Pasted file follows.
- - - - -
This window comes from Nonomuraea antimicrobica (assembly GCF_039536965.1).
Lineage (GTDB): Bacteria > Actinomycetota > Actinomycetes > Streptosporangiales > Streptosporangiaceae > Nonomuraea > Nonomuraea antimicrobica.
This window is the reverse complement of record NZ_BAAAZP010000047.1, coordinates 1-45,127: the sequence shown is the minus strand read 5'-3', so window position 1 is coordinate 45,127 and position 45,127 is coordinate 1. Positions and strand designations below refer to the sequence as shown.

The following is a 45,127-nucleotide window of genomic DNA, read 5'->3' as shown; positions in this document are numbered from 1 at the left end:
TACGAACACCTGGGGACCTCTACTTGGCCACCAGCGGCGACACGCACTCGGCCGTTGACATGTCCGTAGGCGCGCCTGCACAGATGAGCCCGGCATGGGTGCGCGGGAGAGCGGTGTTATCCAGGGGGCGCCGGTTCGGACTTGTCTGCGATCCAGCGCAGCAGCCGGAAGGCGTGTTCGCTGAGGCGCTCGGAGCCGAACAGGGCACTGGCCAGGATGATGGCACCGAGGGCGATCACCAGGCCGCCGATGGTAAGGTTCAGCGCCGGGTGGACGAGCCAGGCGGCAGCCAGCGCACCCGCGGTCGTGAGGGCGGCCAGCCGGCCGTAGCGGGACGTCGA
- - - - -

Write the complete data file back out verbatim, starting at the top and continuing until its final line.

This window comes from Nonomuraea antimicrobica (assembly GCF_039536965.1).
Lineage (GTDB): Bacteria > Actinomycetota > Actinomycetes > Streptosporangiales > Streptosporangiaceae > Nonomuraea > Nonomuraea antimicrobica.
This window is the reverse complement of record NZ_BAAAZP010000047.1, coordinates 1-45,127: the sequence shown is the minus strand read 5'-3', so window position 1 is coordinate 45,127 and position 45,127 is coordinate 1. Positions and strand designations below refer to the sequence as shown.

The following is a 45,127-nucleotide window of genomic DNA, read 5'->3' as shown; positions in this document are numbered from 1 at the left end:
TACGAACACCTGGGGACCTCTACTTGGCCACCAGCGGCGACACGCACTCGGCCGTTGACATGTCCGTAGGCGCGCCTGCACAGATGAGCCCGGCATGGGTGCGCGGGAGAGCGGTGTTATCCAGGGGGCGCCGGTTCGGACTTGTCTGCGATCCAGCGCAGCAGCCGGAAGGCGTGTTCGCTGAGGCGCTCGGAGCCGAACAGGGCACTGGCCAGGATGATGGCACCGAGGGCGATCACCAGGCCGCCGATGGTAAGGTTCAGCGCCGGGTGGACGAGCCAGGCGGCAGCCAGCGCACCCGCGGTCGTGAGGGCGGCCAGCCGGCCGTAGCGGGACGTCGA